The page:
Syracuse University

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titleNewhouse School launches collaborative project to study, address communications industry in flux

March 02, 2010

Wendy S. Loughlin
(315) 443-2785

Syracuse University’s S.I. Newhouse School of Public Communications today announced the launch of Navigate New Media, a Web-based collaborative project intended to bring together the best thinking on the rapidly changing communications industry and support the development and implementation of new strategies for success.

Developed by Newhouse faculty members Brian Sheehan, Larry Elin and Steve Masiclat, Navigate New Media brings together faculty, students, alumni and professionals in the field, seeking to provide a “descriptive, predictive and prescriptive analysis” of the state of communications.

“Newhouse has this tremendous and unique balance of people who’ve worked for many years in the business alongside academics who’ve been looking at things from an academic research point of view,” says Sheehan, associate professor of advertising and former advertising executive. “We thought because of this unique balance we could create more than just an academic website, but rather one that becomes a conversation between professionals and academics.”

Navigate New Media is intended to be a forum in which to share information and ideas, where academics who study the media and professionals working in the field can stay current by learning from each other. “It’s a gathering place for everybody concerned with the disruptive changes happening in the media,” says Elin, associate professor of television-radio-film. “We hope our research, surveys and writing will help professionals see what might be just around the corner for them and give them the chance to adapt. Professionals will help us by giving us a glimpse of the industry from within. This is stuff we can take right into the classroom.”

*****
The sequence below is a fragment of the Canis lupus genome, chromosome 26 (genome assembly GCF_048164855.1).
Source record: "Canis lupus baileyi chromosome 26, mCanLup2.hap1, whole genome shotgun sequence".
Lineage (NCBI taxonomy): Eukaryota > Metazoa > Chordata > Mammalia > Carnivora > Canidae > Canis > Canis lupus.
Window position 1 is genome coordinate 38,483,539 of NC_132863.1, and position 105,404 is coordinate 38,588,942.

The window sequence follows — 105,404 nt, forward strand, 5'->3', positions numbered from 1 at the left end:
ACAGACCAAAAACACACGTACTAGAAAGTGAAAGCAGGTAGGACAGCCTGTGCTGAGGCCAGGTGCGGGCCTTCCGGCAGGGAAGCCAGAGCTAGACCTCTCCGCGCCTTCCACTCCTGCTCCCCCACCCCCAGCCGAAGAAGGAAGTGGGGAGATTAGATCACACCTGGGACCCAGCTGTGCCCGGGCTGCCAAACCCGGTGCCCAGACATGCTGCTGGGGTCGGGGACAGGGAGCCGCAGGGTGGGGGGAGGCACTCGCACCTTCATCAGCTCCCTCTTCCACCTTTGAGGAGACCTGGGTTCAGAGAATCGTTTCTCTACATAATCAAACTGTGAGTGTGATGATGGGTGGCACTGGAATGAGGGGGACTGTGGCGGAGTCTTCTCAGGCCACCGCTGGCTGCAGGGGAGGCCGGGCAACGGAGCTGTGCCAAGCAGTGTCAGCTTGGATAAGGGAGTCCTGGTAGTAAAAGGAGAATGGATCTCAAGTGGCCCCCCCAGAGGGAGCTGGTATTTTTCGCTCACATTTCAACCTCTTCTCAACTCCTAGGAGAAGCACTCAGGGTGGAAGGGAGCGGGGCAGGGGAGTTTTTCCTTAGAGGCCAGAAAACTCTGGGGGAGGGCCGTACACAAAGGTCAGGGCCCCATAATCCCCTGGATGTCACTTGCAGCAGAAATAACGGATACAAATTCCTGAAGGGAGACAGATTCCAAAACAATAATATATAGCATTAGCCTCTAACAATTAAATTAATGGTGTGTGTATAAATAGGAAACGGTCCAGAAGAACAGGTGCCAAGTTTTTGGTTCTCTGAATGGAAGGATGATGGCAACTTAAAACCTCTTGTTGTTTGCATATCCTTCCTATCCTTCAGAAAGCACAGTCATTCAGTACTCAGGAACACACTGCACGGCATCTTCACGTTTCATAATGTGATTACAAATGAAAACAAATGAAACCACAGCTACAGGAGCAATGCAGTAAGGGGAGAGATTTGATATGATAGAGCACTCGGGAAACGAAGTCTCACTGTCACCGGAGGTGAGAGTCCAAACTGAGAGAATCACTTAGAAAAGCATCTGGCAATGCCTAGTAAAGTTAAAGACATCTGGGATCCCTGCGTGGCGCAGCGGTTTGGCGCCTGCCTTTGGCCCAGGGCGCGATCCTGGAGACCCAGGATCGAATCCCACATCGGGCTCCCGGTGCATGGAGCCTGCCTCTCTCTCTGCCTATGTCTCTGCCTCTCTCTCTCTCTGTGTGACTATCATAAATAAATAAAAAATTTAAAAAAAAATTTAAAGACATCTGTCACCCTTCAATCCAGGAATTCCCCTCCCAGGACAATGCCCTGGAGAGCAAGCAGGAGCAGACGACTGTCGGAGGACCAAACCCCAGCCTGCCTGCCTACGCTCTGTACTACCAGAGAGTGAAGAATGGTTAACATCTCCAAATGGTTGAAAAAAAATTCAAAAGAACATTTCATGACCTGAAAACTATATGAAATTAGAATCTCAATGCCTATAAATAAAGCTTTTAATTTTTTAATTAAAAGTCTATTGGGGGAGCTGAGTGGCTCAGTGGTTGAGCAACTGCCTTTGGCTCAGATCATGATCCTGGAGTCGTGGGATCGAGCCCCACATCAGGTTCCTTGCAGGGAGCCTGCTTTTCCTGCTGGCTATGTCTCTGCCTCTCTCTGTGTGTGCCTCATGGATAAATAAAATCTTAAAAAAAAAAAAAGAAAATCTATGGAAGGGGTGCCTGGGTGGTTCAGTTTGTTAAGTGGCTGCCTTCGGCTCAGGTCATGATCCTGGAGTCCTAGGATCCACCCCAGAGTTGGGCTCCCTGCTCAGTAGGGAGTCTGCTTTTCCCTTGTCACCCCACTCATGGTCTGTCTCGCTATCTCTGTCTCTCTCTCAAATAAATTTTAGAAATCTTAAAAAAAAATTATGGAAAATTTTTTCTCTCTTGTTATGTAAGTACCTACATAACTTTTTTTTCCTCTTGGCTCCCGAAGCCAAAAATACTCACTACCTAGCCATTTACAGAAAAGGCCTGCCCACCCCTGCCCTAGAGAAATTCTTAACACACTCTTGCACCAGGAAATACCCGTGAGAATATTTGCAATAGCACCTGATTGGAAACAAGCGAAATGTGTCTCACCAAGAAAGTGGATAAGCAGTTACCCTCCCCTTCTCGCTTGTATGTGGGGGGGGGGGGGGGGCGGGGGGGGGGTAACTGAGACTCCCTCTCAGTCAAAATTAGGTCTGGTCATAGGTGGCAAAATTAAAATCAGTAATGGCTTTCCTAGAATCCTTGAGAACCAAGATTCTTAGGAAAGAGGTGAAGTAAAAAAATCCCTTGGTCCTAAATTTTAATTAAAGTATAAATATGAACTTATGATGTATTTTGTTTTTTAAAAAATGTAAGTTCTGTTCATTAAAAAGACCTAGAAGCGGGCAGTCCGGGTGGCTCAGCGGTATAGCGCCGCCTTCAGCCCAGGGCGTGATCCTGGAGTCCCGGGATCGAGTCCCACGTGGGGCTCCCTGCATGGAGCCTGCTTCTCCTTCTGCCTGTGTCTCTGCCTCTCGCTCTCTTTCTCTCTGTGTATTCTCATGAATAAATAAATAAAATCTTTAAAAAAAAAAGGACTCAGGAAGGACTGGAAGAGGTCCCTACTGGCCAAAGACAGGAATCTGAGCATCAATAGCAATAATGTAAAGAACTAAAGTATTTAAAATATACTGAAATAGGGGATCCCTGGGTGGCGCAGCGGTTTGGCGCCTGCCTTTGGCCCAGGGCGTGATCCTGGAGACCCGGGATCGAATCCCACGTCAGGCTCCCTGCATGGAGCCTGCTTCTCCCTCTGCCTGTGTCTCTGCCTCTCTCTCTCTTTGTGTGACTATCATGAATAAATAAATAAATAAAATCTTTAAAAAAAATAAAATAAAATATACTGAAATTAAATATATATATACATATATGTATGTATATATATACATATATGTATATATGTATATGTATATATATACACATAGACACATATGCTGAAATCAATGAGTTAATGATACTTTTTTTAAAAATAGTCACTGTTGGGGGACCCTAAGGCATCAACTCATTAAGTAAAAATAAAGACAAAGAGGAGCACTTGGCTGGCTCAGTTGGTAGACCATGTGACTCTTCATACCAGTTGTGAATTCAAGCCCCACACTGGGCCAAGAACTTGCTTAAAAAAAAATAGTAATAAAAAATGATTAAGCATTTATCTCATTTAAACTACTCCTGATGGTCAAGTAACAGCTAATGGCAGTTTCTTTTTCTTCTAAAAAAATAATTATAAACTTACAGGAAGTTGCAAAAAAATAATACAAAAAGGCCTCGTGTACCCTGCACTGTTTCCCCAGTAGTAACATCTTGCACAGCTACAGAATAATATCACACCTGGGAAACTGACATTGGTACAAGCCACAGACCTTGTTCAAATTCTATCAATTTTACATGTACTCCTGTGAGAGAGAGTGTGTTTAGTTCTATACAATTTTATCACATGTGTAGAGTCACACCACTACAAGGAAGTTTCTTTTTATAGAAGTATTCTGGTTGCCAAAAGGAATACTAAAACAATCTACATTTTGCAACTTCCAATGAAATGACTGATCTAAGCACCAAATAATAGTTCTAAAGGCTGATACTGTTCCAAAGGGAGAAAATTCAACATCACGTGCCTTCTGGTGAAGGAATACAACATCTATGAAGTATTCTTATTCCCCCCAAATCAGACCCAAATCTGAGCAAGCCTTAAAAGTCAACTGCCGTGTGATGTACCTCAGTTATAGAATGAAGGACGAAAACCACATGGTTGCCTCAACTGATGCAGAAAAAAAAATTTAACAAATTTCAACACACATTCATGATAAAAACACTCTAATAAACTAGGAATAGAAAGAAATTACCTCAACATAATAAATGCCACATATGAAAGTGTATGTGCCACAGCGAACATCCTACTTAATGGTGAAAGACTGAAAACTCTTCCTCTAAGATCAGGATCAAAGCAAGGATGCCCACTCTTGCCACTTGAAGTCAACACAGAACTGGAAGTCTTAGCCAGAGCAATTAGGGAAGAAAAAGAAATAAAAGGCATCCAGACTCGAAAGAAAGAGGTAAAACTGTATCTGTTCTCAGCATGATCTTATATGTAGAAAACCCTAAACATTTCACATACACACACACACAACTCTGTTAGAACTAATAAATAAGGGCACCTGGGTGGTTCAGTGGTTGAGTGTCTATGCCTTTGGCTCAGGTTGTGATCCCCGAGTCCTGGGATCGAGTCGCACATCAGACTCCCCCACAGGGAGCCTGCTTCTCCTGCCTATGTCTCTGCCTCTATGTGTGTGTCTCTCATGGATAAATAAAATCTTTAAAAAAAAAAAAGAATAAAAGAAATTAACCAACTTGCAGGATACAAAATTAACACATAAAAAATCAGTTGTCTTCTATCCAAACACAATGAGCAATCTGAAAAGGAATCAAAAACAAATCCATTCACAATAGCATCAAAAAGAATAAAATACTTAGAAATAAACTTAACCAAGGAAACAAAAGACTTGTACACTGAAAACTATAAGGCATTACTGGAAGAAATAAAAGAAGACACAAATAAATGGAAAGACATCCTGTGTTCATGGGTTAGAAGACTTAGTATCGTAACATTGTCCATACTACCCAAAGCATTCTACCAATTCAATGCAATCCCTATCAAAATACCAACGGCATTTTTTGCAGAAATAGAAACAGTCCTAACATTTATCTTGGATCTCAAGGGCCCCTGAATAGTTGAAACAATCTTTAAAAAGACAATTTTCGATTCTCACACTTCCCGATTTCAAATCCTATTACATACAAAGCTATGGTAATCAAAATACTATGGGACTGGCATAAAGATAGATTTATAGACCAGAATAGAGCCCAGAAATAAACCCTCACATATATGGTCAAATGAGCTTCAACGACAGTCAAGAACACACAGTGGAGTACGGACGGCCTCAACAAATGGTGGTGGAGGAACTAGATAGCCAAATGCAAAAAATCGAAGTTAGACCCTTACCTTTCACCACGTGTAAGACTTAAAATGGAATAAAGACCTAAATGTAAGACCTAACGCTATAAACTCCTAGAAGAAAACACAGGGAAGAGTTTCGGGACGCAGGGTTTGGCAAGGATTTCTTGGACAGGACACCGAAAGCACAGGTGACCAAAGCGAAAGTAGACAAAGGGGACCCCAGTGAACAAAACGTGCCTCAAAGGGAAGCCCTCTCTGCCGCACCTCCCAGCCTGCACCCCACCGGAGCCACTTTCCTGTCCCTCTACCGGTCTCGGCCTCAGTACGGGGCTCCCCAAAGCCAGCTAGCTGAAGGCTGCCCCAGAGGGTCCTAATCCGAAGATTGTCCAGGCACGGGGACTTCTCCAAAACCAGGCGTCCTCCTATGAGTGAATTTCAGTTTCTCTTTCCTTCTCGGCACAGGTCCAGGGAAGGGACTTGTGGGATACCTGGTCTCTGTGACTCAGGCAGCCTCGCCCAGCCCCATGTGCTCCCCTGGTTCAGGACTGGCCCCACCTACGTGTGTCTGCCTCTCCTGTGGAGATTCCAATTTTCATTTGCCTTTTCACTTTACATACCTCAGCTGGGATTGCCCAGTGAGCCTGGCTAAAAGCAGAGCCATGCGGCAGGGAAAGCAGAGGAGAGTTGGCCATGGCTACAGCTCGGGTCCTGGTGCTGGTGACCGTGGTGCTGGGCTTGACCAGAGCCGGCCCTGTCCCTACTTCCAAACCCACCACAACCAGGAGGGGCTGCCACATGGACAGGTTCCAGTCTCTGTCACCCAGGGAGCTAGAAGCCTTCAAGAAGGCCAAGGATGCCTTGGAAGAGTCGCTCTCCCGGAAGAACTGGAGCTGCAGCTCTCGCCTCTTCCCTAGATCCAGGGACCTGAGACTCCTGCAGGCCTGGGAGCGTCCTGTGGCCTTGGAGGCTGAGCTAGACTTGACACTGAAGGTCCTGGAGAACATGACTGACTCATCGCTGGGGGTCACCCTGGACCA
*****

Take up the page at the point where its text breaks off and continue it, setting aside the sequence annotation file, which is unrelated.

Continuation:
The website features articles that Sheehan, Elin and Masiclat, who serve as the editorial board, hope will: describe a change in the media world; predict where that change may lead and what its long-term effects may be; and prescribe how media professionals might adapt to the change. In some cases, articles will be accompanied by video or other visual or audio files.

Contributions to the website—including articles, essays, letters and comments—will be welcomed from students, academics and professionals. “We’re going to pick specific subjects and provide a way to think about them with a practical application,” Masiclat says.

Sheehan believes changes in new media will only continue to progress faster exponentially, in line with philosopher Raymond Kurzweil’s theory of the Law of Accelerating Returns. “As things accelerate, they continue to accelerate at increasing speeds,” Sheehan says. “That’s what’s been happening in communications. Whatever the pace of change is today, I believe it will be faster tomorrow.”

For more information about the Navigate New Media project, contact Sheehan at (315) 443-9247 or bjsheeha@syr.edu, or see http://navigatenewmedia.com.

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